Other Procurement Study

25 items available

Permanent URI for this collection

Items in this collection

Now showing 1 - 4 of 4
  • Publication
    Benchmarking Public-Private Partnerships Procurement 2017: Assessing Government Capability to Prepare, Procure, and Manage PPPs
    (World Bank, Washington, DC, 2018-03-30) World Bank
    Public-private partnership (PPP) projects are gaining momentum globally as a means for delivering infrastructure. Government capabilities to prepare, procure, and manage such projects are important to ensure that the expected efficiency gains are achieved. No systematic data currently exist to measure those capabilities in governments. Benchmarking PPP Procurement 2017 is the first attempt to collect and present comparable and actionable data on PPP procurement on a large scale, by providing an assessment of the regulatory frameworks and recognized practices that govern PPP procurement across 82 economies. Benchmarking PPP Procurement 2017 presents an analysis of targeted elements aggregated into four areas that cover the main stages of the PPP project cycle:preparation, procurement, and contract management of PPPs, and management of unsolicited proposals (USPs). Using a highway transport project as a case study to ensure cross-comparability, it analyzes the national regulatory frameworks and presents a picture of the procurement landscape at the end of March 2016. The average performance in each area varies across regions and income levels. Figure ES.1 shows that the higher the income level of the group, the higher the performance in the four areas. The data also show that the Organisation for Economic Cooperation and Development (OECD) high income and Latin American and Caribbean regions perform at or above average. Benchmarking PPP Procurement 2017 shows that across the four areas measured, mosteconomies fall short of good practice. In particular, a significant number of economies have low scores in two areas: project preparation and contract management. Consequently, there is room for improvement specially in regulating the activities to be undertaken before launching the PPP procurement process as well as in preparing for those that will follow after the signature of the PPP contract.
  • Publication
    Anti-Corruption in Romania: The Way Forward
    (World Bank, Washington, DC, 2017-06) World Bank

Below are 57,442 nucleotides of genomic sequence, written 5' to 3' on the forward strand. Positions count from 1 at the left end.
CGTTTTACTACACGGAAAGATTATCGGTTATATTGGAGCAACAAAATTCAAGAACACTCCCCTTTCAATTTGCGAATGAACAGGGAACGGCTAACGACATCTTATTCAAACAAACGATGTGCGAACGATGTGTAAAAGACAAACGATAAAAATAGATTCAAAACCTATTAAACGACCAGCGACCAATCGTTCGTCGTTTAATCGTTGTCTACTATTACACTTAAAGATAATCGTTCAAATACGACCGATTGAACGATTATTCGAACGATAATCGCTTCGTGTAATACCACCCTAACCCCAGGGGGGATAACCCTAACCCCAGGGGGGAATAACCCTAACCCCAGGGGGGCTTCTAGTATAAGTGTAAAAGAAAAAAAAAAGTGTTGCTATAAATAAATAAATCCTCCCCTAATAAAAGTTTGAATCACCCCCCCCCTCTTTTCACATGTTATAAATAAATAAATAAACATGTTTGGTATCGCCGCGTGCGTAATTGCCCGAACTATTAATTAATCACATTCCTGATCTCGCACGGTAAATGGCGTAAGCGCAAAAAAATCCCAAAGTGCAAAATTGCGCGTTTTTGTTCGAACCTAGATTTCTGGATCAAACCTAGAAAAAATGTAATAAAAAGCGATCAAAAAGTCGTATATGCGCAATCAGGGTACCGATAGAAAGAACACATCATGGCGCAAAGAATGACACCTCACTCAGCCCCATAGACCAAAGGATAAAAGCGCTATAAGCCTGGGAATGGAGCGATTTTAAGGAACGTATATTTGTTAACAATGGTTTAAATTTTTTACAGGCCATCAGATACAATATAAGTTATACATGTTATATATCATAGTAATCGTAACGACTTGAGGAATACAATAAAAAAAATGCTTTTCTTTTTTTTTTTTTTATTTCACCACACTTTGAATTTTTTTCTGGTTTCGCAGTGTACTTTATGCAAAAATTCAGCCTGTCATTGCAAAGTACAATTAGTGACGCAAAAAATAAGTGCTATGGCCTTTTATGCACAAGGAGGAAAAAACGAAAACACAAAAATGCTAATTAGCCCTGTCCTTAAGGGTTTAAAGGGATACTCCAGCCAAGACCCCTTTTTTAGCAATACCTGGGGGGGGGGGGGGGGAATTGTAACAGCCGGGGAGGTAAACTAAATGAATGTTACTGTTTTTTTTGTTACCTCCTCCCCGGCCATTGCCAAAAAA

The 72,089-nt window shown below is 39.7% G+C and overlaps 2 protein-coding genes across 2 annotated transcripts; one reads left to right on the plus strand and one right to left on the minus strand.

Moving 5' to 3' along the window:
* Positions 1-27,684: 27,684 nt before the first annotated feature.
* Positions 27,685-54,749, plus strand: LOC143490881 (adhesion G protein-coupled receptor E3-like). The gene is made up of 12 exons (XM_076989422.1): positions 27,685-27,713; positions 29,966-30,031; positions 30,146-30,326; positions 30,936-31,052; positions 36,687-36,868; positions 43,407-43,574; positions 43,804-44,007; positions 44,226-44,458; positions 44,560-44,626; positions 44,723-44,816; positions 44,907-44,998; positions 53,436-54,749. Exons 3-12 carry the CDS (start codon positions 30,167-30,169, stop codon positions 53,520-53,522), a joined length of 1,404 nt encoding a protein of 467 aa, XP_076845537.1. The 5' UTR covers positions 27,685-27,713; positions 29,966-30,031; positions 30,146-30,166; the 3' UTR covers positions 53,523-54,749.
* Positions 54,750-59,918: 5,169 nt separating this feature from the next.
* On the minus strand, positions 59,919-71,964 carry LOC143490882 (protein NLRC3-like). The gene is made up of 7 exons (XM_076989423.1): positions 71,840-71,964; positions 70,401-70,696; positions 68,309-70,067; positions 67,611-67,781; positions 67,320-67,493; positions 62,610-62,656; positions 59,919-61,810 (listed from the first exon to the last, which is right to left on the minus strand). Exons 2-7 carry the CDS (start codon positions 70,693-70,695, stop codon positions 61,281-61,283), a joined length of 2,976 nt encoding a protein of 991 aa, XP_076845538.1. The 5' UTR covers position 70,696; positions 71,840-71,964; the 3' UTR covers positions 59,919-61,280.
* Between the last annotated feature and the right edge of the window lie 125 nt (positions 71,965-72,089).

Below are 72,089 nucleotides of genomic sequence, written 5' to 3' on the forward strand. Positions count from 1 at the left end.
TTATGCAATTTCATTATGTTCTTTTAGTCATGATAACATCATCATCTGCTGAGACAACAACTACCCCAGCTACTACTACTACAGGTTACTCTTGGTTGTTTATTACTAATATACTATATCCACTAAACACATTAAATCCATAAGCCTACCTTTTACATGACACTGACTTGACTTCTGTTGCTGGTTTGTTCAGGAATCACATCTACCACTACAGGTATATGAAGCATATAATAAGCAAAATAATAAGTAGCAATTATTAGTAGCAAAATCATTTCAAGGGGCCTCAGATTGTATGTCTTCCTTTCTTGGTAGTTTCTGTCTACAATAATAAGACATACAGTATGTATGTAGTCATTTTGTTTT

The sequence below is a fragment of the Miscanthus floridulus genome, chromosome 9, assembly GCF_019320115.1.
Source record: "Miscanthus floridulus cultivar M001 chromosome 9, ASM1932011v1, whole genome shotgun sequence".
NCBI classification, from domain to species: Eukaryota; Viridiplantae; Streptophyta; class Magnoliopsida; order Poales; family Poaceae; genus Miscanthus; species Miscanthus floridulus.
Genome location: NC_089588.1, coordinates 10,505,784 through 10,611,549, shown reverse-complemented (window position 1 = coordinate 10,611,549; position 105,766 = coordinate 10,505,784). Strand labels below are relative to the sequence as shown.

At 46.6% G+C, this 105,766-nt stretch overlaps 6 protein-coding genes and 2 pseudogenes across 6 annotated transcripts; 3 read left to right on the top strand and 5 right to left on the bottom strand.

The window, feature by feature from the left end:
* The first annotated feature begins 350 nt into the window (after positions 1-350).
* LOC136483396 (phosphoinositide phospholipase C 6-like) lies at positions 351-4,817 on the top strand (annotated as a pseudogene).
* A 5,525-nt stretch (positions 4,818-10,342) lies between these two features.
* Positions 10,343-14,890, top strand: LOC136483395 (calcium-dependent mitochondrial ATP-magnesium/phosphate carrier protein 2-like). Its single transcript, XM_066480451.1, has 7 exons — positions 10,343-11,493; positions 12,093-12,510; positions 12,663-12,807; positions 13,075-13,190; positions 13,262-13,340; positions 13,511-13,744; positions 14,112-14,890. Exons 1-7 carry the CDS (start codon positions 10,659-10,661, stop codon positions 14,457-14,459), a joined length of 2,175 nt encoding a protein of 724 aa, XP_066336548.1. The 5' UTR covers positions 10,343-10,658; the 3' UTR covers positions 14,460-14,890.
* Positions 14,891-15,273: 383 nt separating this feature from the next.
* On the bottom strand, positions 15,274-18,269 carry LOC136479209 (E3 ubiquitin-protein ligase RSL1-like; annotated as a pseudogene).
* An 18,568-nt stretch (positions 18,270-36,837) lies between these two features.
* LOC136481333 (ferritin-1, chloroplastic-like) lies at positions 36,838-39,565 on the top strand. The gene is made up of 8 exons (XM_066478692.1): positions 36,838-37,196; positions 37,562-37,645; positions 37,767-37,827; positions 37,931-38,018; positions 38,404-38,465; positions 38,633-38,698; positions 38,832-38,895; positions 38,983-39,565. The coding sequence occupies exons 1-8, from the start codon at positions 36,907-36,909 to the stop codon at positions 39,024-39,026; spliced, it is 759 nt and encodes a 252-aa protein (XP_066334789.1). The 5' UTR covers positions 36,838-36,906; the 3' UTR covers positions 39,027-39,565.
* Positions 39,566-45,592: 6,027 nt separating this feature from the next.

The report is organized as follows: the first chapter presents the status quo and diagnoses the reasons for continued corruption in Romania. It examines the perception of corruption by citizens and business along with the consequences. The chapter also proposes a ‘theory of change’ that can support Romania’s anti-corruption agenda in an integrated manner. The second chapter presents a brief analysis of the institutional and legislative framework for anti-corruption initiatives in Romania, highlighting the main achievements from the past years and remaining challenges ahead. The third chapter building on the framework proposed in the previous sections, this chapter proposes policy options to reduce the incentives for corruption, increase the chances of getting caught and enforce sanctions on the corrupt, while implementing measures to change social norms. The first section on reducing corruption proposes the introduction of a meritocratic civil service to make a shift from nepotism and politicization to performance and professionalization of the civil service. At the same time, increasing the transparency of government reduces the incentive for corruption because the decision-making and budget allocation is under scrutiny from citizens and civil society. A transparent government is also an enabling condition for accountable public institutions. Introducing a functioning feedback mechanism and inviting public participation will increase the chances that corrupt public servants, politicians and business people will be caught. At the same time, improving public procurement in accordance with the principles of competition, transparency and integrity, reduces the risks of corruption. The authors intend to use the framework contained in this report for broader engagement and to develop more in-depth sectorial analysis with relevant sector representatives. This could also include some of the priority areas, as proposed in the NAS, such as public procurement, healthcare, education, or management of EU Funds. In each of these areas, the report outlines the next steps that the current administration could take to make progress on anti-corruption in the coming years. The authors intend to partner with interested government institutions and international partners interested in making progress on this agenda to implement the report’s findings.